I noticed in the news recently that a fairly small dead whale had washed up on the shores of Portugal.
Always a sad occurrence and in this case a fairly rare one in Portugal although there are are several west coast beaches bearing the name “baleia” or whale.
Obviously animals can die of a wide range of medical problems in more modern times strandings of whales have been linked to the activity of war ships and submarines using sonar. http://www.dosits.org/animals/effectsofsound/marinemammals/strandings/
The whale was cut up by marine biologists and removed from the beach.
Identified as a Cuvier’s beaked whale which feeds on several species of squid it also preys on deep-sea fish. These whales can live for 40 years so lets hope this one fulfilled its allotted time
Cuvier’s beaked whale feeds on several species of squid it catches in impressively deep water.
In 2014, scientists reported that they had used satellite-linked tags to track Cuvier’s beaked whales off the coast of California and found the animals dove up to 2,992 meters (nearly two miles) below the ocean surface and spent up to two hours and 17 minutes underwater before resurfacing.
Which represent both the deepest and the longest dives ever documented for any mammal. I thought that this depth was amazing and the schoolboy in me wanted to know how it compared to submarines.
World War II German U-boats generally had “collapse depths” in the range of 200 to 280 meters (660 to 920 feet).(they were not allowed to go to this depth)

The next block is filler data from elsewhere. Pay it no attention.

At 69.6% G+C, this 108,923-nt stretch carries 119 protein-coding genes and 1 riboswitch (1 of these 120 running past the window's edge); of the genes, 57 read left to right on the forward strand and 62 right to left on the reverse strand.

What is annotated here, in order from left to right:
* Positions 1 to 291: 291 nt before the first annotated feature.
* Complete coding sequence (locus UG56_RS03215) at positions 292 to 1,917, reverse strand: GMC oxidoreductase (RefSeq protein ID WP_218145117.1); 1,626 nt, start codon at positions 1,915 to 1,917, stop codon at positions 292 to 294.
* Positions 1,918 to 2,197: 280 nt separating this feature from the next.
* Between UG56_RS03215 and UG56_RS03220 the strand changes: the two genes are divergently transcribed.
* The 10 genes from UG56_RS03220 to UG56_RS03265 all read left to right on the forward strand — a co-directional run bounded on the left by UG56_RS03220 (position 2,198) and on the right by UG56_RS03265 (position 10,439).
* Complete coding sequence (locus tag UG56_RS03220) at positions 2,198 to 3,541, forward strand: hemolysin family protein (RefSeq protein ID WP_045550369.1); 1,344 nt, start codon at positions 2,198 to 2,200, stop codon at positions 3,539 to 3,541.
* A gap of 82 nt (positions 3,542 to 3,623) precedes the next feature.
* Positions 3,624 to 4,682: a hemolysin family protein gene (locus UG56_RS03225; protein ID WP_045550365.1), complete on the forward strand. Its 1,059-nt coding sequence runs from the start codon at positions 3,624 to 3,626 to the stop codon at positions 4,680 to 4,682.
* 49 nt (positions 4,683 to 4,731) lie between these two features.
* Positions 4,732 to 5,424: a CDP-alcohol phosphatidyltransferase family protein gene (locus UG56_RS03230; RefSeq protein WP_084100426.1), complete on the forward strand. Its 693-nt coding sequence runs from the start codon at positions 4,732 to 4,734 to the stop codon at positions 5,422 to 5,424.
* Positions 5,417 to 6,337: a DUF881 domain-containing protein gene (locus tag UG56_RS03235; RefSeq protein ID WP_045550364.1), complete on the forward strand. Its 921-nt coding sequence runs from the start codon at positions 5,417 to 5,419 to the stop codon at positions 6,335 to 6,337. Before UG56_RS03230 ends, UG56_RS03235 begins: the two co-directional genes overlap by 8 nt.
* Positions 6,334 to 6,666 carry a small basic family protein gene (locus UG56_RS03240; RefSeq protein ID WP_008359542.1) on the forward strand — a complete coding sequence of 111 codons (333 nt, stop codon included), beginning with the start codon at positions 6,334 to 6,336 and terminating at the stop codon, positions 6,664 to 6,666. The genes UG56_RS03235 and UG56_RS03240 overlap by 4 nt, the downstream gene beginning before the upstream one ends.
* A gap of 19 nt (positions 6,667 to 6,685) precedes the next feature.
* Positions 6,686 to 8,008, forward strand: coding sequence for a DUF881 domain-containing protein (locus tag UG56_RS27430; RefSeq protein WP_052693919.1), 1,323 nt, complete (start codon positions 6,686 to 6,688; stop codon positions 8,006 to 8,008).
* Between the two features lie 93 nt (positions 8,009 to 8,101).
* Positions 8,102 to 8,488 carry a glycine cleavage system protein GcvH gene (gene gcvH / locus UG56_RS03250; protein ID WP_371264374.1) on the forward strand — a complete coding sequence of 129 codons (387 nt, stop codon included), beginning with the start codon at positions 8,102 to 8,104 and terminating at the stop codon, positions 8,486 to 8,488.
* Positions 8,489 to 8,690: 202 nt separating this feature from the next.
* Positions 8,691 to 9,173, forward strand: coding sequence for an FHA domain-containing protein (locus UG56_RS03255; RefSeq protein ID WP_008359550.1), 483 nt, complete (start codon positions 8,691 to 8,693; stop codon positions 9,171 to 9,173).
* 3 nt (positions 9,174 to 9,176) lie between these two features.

Modern nuclear attack submarines like the American Seawolf class are estimated to have a test depth of 490 m (1,600 ft), which would imply a collapse depth of 730 m (2,400 ft).
Hugely impressive numbers for the subs. I have placed a link above so that you can see one in action. As big and powerful as they are you would never get me inside one.
The whales achievement is all the more impressive as it is making these dives while looking for dinner.
Cuvier’s can be found in deep, offshore waters from the tropics to the cool temperate seas. In the North Pacific, it occurs as far north as the Aleutians and in the North Atlantic as far north as Massachusetts in the west to the Shetlands in the east. In the Southern Hemisphere, it occurs as far south as Tierra del Fuego, South Africa, southern Australia, New Zealand, and the Chatham Islands. It also frequents such inland bodies of waters as the gulfs of Mexico and likely the Caribbean and Mediterranean Seas.
Cuvier’s beaked whale may be one of the most common and abundant of the beaked whales, with a worldwide population likely well over 100,000. There are estimated to be about 80,000 in the eastern tropical Pacific, nearly 1,900 off the west coast of the United States (excluding Alaska), and more than 15,000 off Hawaii.
Lets hope the next whale that you see is swimming.